Monday, June 28, 2010

Jiangsu, part 1: Through Changzhou to Nanjing

One of Chunlin's coworkers picked us up in Shanghai and drove us to Changzhou, the location of Chunlin's company's plant.

Leaving the city, the apartment buildings step down from twenty stories to fifteen to ten to seven to four and it all seems rather sudden. Empty office buildings. Trees. Warehouses. Still in Shanghai. Fields. Old houses.

There's a cluster of skyscrapers near the tollbooth to leave Shanghai, then it gets quite rural again.

On the Huning Expressway, the lanes have the following speed limits from left to right: 120 max 110 min, 120 max 90 min, 120 max 60 min. Trucks and buses 100 max. A big sign for no sleeping while driving. That's a good rule.

Zip by Suzhou without really seeing anything but buildings on the horizon.

Changzhou. Into the heart of town to buy train tickets -- for the 1:27 p.m. to Nanjing. Chunlin's boss arranged to have her coworker pay for our train tickets from Changzhou to Nanjing and on to Huangshan. Chunlin tried to pay him back, but no.

Changzhou seemed the same size as Seattle, but it's probably bigger. BRT down the middle of the street. Drivers and pedestrians were just as crazy here as in Shanghai. A pair of people walked down the middle of a divided road, in the fast lane, as if it was a sidewalk.

We headed out of town to a business park. Here was Jimmy's building. "Rim Rim Rim Rim..." it said across the front windows.

Chunlin and her coworkers were happy to meet each other. Much laughter. She got a tour of the plant while I waited in a lounge. Outside, it was lunchtime. Workers from all the businesses sat and stood in the shade of the small trees, walked down the sidewalk in pairs or threes, enjoying the sunny day.

We didn't have time for the big lunch Chunlin's coworkers had planned. It took too long to get everything together and leave Shanghai, I suppose. This wasn't really a problem for us, however, since we'd had many large meals lately, but I felt sorry for her coworkers who missed out since our schedule was so tight.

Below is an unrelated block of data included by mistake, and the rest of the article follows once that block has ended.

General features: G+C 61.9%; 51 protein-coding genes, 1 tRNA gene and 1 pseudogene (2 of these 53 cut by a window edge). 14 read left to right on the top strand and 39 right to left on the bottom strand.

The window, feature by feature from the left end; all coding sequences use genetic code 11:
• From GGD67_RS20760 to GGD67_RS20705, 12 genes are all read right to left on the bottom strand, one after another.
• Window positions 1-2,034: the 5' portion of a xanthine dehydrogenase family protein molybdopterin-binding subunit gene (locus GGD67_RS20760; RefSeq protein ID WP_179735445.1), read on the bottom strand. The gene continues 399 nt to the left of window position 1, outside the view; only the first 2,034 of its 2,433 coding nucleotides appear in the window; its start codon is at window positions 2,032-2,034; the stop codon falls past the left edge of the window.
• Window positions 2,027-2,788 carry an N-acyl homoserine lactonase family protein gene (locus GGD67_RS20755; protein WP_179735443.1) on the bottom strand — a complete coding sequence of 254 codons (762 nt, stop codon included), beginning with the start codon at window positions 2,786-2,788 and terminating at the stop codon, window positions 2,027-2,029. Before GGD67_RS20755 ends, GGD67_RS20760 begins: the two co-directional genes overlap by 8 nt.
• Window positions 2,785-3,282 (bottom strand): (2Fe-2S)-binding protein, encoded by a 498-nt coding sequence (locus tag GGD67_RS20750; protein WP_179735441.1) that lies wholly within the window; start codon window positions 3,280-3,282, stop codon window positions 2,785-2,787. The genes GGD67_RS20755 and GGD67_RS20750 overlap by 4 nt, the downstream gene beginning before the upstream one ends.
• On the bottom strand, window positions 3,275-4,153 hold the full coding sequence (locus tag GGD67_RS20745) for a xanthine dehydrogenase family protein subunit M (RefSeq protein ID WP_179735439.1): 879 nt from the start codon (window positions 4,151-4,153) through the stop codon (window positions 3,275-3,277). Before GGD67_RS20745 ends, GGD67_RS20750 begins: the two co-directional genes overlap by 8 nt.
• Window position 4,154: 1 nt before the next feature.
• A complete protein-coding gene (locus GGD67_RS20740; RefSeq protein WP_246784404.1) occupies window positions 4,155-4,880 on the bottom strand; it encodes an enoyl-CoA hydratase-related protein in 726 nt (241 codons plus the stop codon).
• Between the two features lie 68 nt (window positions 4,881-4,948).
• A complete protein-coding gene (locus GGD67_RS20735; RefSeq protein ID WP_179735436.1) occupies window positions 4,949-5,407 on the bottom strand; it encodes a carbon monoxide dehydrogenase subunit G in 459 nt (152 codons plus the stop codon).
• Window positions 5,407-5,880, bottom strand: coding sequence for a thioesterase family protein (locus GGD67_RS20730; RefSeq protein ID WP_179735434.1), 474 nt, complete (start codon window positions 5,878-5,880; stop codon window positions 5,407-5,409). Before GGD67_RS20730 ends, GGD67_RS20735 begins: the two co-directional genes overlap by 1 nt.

12:25 go go go! Two coworkers took us to a quick noodle lunch and then off to the train station.

Construction everywhere in China. This building was across the street from the noodle house. I took the photo from the car as we turned around, in a rush.
j2 - Chángzhōu Construction

When we got near the train station, we hit a red light and decided to hop out and run. Chunlin's coworker pushed her way through the crowd and we followed a bit nicer.

At the security line at the station entrance, I paused for no more than a second to snap a photo of the city.
j3 - Chángzhōu Train Station Plaza

And then we ran inside. The waiting area had a queue for our train, filing out onto the platform. A sign proclaimed our train would be seven minutes late, and thus we had time to go to the restroom...

We said zaijian to Chunlin's coworker, joined the push to board the train, and found our seats. We both had window seats, with me facing backwards. Full train.
j4 - Chunlin on the Train in Chángzhōu

And away we went, zooming through the countryside. Fields zipped by, with occasional clusters of two- or three-story houses. Construction all around, yet deterioration all around. Maintenance is hit-and-miss.

This route is going to be on the Shanghai-to-Beijing high-speed rail line. Construction of bridges and stations all along.
j5 - Underpass Construction

j7 - Building the Nánjīng High-Speed Rail Station

j6 - Nánjīng Train Station

It wasn't very long before we arrived in Nanjing, the capital of Jiangsu Province and sometimes the capital of China.

Skyscrapers in an ancient town.
j8 - View from Nánjīng Station

I didn't expect that. My guidebook didn't mention skyscrapers at all.
j9 - Nánjīng across Xuanwu Lake
But then again, the really tall one, the Nanjing Greenland Financial Center was only completed a month before we saw it (and more than a year after the guidebook was written). I'm sure they'll mention it in the next edition, since it's the seventh tallest building in the world!

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